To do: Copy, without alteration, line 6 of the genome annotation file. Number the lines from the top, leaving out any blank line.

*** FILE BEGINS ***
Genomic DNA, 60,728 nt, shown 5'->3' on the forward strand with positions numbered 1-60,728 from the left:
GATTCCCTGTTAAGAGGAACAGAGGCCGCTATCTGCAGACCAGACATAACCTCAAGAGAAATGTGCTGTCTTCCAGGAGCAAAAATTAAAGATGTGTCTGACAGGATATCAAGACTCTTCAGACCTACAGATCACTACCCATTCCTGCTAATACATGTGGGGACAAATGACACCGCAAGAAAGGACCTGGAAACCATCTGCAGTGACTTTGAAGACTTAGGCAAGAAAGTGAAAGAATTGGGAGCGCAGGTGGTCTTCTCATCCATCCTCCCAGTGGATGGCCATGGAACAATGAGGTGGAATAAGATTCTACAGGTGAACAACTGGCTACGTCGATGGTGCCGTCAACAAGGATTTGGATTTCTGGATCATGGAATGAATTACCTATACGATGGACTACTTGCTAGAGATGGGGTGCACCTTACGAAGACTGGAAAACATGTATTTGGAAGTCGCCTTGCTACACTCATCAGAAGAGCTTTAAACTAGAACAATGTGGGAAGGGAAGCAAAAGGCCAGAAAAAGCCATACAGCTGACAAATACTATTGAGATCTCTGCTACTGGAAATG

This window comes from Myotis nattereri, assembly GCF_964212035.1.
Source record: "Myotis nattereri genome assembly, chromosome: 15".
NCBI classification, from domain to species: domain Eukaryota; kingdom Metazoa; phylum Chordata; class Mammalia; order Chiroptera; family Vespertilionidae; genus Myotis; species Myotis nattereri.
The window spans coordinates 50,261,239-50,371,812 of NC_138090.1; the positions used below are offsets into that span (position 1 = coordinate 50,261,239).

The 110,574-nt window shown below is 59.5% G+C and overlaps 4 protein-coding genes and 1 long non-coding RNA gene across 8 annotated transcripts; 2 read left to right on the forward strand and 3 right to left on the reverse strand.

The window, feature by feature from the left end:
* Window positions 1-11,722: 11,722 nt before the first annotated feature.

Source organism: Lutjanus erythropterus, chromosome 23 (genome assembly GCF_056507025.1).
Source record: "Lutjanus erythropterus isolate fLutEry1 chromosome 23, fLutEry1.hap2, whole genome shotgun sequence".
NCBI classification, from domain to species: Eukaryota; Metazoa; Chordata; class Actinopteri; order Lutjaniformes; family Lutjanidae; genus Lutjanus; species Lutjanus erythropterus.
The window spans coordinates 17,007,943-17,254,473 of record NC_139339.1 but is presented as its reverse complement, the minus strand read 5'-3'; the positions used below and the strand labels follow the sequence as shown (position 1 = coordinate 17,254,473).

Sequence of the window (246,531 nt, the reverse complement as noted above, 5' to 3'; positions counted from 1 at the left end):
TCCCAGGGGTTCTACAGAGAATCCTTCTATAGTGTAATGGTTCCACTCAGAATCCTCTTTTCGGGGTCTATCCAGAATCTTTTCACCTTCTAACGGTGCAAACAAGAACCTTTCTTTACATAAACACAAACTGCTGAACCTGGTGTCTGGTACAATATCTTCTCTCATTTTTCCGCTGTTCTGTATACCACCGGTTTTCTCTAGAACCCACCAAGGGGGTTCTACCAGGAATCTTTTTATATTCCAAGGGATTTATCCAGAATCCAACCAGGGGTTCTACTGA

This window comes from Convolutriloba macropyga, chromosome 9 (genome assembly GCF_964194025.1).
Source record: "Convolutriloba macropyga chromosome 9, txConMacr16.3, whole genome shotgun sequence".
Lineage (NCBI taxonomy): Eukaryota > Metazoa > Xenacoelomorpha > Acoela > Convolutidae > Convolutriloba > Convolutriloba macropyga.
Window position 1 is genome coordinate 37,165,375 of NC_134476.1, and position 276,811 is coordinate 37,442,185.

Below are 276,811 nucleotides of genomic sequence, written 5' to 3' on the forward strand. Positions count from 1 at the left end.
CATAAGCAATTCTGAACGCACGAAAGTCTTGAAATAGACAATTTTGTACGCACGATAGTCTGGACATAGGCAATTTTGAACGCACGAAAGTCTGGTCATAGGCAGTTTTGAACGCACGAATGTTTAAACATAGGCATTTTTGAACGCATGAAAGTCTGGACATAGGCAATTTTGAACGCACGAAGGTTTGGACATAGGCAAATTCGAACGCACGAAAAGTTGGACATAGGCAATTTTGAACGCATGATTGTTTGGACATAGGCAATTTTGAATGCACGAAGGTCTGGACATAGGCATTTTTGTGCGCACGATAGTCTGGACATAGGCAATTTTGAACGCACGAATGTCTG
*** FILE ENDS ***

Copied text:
The window spans coordinates 50,261,239-50,371,812 of NC_138090.1; the positions used below are offsets into that span (position 1 = coordinate 50,261,239).